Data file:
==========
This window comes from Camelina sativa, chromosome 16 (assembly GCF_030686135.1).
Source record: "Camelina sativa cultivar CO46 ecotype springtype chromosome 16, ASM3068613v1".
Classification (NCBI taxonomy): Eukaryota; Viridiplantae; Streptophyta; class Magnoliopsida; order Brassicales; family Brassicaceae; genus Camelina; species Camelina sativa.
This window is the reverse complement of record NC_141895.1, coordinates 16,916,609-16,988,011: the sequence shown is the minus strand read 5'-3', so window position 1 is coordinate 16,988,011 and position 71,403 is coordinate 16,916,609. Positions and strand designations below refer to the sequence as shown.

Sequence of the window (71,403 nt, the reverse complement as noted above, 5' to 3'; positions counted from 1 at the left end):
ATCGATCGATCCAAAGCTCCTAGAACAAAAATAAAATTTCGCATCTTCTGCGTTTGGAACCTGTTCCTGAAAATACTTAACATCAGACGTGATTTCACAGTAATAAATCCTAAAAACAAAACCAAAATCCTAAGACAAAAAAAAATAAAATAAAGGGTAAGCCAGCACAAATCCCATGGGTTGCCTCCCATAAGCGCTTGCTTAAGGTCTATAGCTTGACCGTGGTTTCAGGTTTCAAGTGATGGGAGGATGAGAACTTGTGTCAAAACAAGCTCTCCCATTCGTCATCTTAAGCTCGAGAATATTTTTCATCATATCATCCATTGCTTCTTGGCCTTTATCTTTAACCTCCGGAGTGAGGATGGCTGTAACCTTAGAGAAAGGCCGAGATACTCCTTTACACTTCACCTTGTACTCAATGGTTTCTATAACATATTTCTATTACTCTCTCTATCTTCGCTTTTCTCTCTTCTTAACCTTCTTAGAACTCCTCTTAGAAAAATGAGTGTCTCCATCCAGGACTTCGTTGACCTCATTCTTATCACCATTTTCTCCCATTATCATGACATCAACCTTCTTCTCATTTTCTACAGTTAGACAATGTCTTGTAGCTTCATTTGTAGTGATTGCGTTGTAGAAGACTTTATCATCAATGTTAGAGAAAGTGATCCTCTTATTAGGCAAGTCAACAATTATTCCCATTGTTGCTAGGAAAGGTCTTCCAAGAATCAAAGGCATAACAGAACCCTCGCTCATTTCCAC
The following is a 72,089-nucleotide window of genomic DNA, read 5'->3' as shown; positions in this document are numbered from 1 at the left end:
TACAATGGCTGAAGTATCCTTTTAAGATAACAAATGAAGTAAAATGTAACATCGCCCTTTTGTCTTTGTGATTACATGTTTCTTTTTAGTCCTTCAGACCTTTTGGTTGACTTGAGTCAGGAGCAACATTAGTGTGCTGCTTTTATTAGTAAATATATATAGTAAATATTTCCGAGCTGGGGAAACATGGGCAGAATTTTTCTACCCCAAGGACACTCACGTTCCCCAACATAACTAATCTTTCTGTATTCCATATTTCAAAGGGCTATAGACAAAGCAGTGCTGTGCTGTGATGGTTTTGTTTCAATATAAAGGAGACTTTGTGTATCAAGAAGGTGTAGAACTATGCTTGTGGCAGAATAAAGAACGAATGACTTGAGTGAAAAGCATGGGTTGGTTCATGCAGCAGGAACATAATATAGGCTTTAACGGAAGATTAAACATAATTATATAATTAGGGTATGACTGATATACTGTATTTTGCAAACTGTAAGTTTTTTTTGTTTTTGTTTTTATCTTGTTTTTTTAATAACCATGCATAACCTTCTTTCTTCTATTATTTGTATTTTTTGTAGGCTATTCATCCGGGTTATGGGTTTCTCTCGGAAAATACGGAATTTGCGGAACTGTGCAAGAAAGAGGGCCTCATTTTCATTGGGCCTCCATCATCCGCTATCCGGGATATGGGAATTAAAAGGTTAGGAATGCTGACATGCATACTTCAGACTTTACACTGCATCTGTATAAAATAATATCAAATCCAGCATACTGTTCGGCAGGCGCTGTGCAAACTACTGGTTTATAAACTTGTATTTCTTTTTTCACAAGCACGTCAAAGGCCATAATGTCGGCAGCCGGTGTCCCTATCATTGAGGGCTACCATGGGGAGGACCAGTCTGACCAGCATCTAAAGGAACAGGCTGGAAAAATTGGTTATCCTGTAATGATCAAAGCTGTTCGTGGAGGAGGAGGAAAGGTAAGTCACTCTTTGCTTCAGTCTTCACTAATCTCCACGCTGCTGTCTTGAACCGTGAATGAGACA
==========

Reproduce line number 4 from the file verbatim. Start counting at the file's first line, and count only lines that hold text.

This window is the reverse complement of record NC_141895.1, coordinates 16,916,609-16,988,011: the sequence shown is the minus strand read 5'-3', so window position 1 is coordinate 16,988,011 and position 71,403 is coordinate 16,916,609. Positions and strand designations below refer to the sequence as shown.